The Schaeffler Group has been developing high-quality rolling bearing lubricants in co-operation with renowned lubricant manufacturers for a long time. At first glance, special rolling bearing greases cost a bit more. However, if you want to accommodate the high requirements placed on a rolling bearing, you need to use special greases.
FAG not only conducts numerous selection tests, but also handles quality assurance and then provides practical lubrication recommendations. If these recommendations are heeded, bearings failing prematurely due to the incorrect choice of grease will increasingly become a thing of the past.
Arcanol Load 150 from FAG, Shell Retinax LX II and Renolit LX-NHU 2 are specifically recommended for use in wheel bearings under the high temperature conditions that occur in modern commercial vehicles. These are lithium complex greases designed for a temperature range of -30° C to 160° C with short-term peak temperatures of up to 200° C.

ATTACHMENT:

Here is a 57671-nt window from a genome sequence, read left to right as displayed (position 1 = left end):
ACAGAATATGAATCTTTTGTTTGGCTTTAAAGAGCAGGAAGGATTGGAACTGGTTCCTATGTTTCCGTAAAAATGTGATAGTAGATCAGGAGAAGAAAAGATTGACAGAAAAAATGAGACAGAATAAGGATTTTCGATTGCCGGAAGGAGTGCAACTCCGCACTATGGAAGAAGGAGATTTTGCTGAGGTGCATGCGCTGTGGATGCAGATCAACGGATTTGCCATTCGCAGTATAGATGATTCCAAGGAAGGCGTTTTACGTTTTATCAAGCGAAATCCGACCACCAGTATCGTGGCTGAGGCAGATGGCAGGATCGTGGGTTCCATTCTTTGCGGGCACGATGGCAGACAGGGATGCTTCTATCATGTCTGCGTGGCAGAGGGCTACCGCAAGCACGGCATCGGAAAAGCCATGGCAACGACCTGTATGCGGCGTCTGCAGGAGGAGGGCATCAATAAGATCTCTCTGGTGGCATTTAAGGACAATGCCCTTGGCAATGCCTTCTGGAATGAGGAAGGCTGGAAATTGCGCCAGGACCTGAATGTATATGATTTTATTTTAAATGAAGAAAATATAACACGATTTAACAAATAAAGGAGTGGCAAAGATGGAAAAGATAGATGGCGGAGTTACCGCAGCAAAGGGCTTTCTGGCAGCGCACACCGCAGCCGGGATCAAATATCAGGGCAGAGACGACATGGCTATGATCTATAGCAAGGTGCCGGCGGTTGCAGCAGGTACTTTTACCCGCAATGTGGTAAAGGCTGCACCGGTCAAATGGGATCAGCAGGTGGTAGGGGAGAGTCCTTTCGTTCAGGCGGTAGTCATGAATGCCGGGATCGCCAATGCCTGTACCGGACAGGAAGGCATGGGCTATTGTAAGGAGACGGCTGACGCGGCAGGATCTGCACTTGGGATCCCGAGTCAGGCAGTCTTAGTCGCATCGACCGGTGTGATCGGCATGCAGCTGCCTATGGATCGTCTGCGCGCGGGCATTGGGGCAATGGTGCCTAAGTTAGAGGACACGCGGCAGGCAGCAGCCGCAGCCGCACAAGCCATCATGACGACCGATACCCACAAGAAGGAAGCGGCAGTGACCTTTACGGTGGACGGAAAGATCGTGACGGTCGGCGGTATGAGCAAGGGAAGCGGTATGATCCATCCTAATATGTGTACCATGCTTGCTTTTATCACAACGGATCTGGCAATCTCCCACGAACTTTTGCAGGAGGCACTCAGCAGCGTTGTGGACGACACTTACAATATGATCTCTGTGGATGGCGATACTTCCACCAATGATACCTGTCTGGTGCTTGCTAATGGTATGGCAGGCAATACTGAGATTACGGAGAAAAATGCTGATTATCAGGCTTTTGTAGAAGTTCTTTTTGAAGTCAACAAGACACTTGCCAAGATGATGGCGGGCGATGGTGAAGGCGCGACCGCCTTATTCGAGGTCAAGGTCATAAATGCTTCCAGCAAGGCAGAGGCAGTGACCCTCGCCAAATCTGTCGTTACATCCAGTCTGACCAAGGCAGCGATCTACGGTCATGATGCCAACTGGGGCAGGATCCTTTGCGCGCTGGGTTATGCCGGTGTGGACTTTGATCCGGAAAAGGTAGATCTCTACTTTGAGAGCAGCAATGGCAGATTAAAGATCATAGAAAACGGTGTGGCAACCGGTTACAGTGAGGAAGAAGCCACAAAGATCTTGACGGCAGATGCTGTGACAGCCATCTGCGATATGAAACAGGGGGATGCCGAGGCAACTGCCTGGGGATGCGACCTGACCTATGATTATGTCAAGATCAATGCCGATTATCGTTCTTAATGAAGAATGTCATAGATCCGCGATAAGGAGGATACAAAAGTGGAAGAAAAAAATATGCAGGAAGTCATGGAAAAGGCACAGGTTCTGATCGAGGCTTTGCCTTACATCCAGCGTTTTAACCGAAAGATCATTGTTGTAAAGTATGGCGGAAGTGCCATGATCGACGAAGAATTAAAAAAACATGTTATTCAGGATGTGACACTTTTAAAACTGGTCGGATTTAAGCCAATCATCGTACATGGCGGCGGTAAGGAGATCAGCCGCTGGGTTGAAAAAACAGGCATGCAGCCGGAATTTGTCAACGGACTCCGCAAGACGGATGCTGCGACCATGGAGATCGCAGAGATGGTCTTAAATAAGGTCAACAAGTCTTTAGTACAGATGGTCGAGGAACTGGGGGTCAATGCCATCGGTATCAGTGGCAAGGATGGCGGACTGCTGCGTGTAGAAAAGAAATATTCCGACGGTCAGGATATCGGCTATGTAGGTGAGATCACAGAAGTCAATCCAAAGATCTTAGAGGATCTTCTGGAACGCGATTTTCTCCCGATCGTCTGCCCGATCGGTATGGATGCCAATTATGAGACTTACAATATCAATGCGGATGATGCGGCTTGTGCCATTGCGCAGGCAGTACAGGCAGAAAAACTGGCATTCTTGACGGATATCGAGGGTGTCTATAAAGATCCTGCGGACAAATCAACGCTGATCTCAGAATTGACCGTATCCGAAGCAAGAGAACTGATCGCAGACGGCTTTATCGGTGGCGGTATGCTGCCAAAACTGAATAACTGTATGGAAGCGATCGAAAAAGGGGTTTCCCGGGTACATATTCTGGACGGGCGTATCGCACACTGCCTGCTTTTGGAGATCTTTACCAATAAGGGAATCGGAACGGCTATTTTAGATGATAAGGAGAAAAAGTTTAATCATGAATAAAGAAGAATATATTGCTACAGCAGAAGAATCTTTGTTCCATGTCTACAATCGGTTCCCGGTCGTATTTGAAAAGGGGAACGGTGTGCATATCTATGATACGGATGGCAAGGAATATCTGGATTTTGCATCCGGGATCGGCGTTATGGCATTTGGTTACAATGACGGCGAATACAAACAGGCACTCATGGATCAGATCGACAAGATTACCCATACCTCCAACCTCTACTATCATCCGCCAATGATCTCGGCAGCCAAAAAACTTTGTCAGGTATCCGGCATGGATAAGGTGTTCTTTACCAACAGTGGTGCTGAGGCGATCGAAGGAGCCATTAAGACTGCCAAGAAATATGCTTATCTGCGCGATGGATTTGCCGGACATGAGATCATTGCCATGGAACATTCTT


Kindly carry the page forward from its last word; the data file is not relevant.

In order to qualify as a KP grease, special high-pressure additives must be used (KP grease = designation according to DIN 51502). The high mechanical stability combined with low oil separation enables use at high-stress lubrication points.
How do I grease a wheel bearing?
Standard tapered roller bearings and insert units must be filled with grease before installation. In these cases, it is not only the quantity that matters; in fact the correct procedure when greasing a wheel bearing is more important.
The grease must be completely pushed from one side of the bearing through to the other side and all around (see images on the right). The excess grease is then removed and the outside of the bearing is coated with a thin film.
Note: To avoid damage, the prescribed quantity of grease (see manufacturer’s specifications) must be within the wheel hub after installation. Insufficient grease can lead to hot-running wheel bearings. If the quantity of grease is exceeded, the excess grease can escape from the wheel hub and get onto the brake pads.